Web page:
Phomopsin is a fungal toxin (Phomopsis leptostromiformis) produced by the fungus Diaporthe toxica that infects lupin plants and can cause lupinosis in livestock when eaten. Although many modern varieties have some resistance to phomopsin growth, this resistance only applies to the growing plant and spores can rapidly multiply in the right conditions of moisture and a high load of dead plant material. Lupinosis causes sheep to show inappetence, emaciation, lethargy, jaundice and death that may continue up to two months after removal from contaminated material. There is no satisfactory treatment apart from careful management post exposure.1 The phomopsin is a stable type of fungus that is likely to remain of the stubble for a long period and is thus difficult to manage.2 

A sample of hay contaminated with lupin stalks was tested in this case and had high levels of phomopsin. Levels were 78,000 µg/kg, where any result greater than 300 µg/kg is considered dangerous. Hence only a small amount of the stubble had to be consumed to be poisonous.2 Phomposin testing is easy - all that is needed is half a dozen handfuls of a sample to be sent to a feed tester in a plastic bag. The test costs around $160 + GST and can be organized through companies such as Landmark. One company that conducts this testing is Agrifood Technology in Victoria.6 If the results are less than 300 ppb or µg/kg then sheep are still able to graze on the stubble without serious damage but a close eye would have to be kept on them especially if close to 300 ppb. If any symptoms are showing the mob should be removed.2 When the first symptoms appear this indicates that the animal has received 1/8th of the toxic dose so it may not necessarily be fatal if the stock are removed quickly.2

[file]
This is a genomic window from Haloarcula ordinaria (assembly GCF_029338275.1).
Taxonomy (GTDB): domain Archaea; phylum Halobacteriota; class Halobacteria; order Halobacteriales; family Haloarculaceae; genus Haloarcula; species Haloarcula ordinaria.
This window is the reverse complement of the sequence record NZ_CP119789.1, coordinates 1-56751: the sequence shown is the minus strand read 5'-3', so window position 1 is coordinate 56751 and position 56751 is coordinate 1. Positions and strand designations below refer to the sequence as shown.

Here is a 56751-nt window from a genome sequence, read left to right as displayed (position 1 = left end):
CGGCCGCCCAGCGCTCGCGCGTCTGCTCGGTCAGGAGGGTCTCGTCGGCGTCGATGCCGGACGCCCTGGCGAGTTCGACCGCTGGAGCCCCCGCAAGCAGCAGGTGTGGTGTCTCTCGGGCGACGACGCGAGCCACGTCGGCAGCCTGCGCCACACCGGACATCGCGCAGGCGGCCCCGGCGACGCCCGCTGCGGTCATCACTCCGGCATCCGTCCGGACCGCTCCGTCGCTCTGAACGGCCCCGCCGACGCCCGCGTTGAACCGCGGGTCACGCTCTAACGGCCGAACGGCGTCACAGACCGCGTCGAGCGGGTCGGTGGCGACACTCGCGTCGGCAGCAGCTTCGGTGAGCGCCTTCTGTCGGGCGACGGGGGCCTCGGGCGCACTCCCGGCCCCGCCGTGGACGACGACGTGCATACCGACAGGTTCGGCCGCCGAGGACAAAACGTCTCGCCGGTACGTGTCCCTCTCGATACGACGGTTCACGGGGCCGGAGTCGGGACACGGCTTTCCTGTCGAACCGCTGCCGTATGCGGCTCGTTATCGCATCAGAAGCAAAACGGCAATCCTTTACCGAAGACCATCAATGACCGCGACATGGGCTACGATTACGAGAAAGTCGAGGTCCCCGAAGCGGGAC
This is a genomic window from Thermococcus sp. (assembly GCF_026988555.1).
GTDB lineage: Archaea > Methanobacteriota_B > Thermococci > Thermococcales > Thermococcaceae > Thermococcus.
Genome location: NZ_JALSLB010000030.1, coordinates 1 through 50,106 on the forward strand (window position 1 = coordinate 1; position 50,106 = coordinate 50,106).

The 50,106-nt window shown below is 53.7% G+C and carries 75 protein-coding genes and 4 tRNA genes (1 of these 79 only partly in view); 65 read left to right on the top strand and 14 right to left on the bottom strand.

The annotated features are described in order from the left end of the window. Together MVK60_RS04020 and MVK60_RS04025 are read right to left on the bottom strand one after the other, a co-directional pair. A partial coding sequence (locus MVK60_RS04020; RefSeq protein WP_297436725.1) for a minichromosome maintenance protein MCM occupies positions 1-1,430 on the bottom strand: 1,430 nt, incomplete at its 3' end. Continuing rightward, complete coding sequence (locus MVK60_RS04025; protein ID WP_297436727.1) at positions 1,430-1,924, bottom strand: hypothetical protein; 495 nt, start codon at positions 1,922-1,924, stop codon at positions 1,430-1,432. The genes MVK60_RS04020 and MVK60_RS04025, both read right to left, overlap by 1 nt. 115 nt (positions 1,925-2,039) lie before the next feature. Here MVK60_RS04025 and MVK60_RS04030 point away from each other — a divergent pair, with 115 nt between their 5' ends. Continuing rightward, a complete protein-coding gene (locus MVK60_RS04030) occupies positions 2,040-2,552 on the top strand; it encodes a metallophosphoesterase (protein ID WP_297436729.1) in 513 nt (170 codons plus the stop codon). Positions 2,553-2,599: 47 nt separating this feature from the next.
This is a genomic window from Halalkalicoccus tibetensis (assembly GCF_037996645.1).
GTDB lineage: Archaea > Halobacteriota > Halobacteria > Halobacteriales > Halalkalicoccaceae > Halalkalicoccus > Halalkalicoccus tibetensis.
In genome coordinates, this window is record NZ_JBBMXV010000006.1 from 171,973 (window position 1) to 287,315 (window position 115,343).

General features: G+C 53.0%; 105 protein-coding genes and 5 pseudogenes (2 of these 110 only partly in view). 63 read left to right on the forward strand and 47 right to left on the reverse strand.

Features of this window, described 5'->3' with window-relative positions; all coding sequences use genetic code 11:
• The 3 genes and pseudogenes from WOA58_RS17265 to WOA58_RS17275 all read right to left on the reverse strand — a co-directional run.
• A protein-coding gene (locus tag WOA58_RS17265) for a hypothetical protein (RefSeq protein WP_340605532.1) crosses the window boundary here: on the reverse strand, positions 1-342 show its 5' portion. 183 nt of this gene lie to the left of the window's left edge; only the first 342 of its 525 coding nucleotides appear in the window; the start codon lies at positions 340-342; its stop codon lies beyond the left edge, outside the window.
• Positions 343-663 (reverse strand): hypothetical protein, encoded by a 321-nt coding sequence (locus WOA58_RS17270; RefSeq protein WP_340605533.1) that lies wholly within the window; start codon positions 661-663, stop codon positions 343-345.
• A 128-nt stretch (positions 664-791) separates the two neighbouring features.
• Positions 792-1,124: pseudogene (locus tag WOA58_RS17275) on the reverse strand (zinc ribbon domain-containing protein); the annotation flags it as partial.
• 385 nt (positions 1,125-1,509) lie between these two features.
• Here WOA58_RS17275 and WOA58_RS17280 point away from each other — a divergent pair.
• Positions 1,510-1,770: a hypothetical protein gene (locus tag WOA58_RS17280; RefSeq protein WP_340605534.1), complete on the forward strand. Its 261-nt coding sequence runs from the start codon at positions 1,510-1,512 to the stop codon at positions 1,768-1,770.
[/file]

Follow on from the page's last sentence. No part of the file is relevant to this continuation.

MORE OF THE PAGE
Management

If grazing sheep on lupin stubble it is advised that the stocking rate is no higher than 15 head/ha and should be removed when there is less than 40 lupin seeds/m2.3 Several watering points will promote less condensed grazing but, most importantly, management involves monitoring the stock, which should include walking them at least 200m to observe the stragglers that may exhibit a stiff gait or reluctance to walk.1,4 Burning off the stubble may not be completely effective in removing toxic plant material but may be an option in some circumstances and lupin crops may also be cut for hay just before pod formation minimising the risk of phomopsin growth.1 There are some excellent management and preventative strategies described in the Western Australian documents cited.

In this situation dealing with infected hay is problematic, as the very high levels of phomopsin would make it unsuitable for use with any category of livestock. There was a suggestion that the hay might be suitable for compost but a composting company quoted $30/tonne to dispose of it, not including transport costs. Since there are approximately 80 affected round bales disposal represents a significant issue.

Image of lupin stalks in cereal hay
Stalks from lupin stubble included in hay
Image of lupin stalks in cereal hay
Stalks from lupin stubble included in hay
Image of lupin stalks infested with phomopsin

References

  1. Hungerford, T.G., 1989, Diseases of Livestock, 9th ed., p 199, McGraw-Hill Book Company Australia Pty Limited
  2. Stadler, R., 2019, Personal Communication
  3. Seymour, Marion  Lupinosis , Lupin Bulletin ( WA Department of Primary Industries and Regional Development) www.agric.wa.gov.au  and www.agric.wa.gov.au 
  4. Radostits, O.M., Gay, C.C., Blood, D.C., Hinchcliff, K.W., 2000, Veterinary Medicine: A textbook of the Diseases of Cattle, Sheep, Pigs, Goats and Horses, 9th ed., p 1695, W.B. Saunders Company Ltd
  5. Deaths due to suspected mycotoxins in a group of feedlot sheep fed discoloured lupins, and a subsequent feeding trial. Rogers, Lee, Mossop 2011 (unpublished)
  6. agrifood.com.au